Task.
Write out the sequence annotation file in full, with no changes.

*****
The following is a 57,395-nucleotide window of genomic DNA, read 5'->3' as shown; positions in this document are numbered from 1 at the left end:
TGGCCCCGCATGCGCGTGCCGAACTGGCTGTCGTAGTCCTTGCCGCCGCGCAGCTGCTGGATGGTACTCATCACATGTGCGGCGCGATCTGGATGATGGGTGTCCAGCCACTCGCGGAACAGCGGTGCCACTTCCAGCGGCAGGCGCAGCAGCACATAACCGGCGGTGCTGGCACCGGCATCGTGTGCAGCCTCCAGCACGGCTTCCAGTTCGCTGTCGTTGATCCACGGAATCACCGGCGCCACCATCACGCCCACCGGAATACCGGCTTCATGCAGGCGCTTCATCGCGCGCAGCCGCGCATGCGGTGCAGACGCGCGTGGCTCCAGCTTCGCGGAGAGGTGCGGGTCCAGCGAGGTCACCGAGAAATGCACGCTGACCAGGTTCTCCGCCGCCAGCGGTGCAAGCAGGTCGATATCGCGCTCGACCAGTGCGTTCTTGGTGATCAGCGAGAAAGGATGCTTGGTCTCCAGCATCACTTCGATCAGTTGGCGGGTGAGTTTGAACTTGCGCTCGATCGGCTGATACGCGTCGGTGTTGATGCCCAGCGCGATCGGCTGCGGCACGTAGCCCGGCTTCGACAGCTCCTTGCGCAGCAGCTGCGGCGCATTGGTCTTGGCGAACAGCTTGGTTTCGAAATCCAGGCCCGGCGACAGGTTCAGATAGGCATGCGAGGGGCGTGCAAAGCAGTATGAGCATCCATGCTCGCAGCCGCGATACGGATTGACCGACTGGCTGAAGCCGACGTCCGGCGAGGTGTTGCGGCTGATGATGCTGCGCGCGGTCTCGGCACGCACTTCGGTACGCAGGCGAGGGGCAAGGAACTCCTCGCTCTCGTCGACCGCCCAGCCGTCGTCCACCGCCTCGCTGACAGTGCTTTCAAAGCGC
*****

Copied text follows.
The following is a 57,395-nucleotide window of genomic DNA, read 5'->3' as shown; positions in this document are numbered from 1 at the left end:
TGGCCCCGCATGCGCGTGCCGAACTGGCTGTCGTAGTCCTTGCCGCCGCGCAGCTGCTGGATGGTACTCATCACATGTGCGGCGCGATCTGGATGATGGGTGTCCAGCCACTCGCGGAACAGCGGTGCCACTTCCAGCGGCAGGCGCAGCAGCACATAACCGGCGGTGCTGGCACCGGCATCGTGTGCAGCCTCCAGCACGGCTTCCAGTTCGCTGTCGTTGATCCACGGAATCACCGGCGCCACCATCACGCCCACCGGAATACCGGCTTCATGCAGGCGCTTCATCGCGCGCAGCCGCGCATGCGGTGCAGACGCGCGTGGCTCCAGCTTCGCGGAGAGGTGCGGGTCCAGCGAGGTCACCGAGAAATGCACGCTGACCAGGTTCTCCGCCGCCAGCGGTGCAAGCAGGTCGATATCGCGCTCGACCAGTGCGTTCTTGGTGATCAGCGAGAAAGGATGCTTGGTCTCCAGCATCACTTCGATCAGTTGGCGGGTGAGTTTGAACTTGCGCTCGATCGGCTGATACGCGTCGGTGTTGATGCCCAGCGCGATCGGCTGCGGCACGTAGCCCGGCTTCGACAGCTCCTTGCGCAGCAGCTGCGGCGCATTGGTCTTGGCGAACAGCTTGGTTTCGAAATCCAGGCCCGGCGACAGGTTCAGATAGGCATGCGAGGGGCGTGCAAAGCAGTATGAGCATCCATGCTCGCAGCCGCGATACGGATTGACCGACTGGCTGAAGCCGACGTCCGGCGAGGTGTTGCGGCTGATGATGCTGCGCGCGGTCTCGGCACGCACTTCGGTACGCAGGCGAGGGGCAAGGAACTCCTCGCTCTCGTCGACCGCCCAGCCGTCGTCCACCGCCTCGCTGACAGTGCTTTCAAAGCGC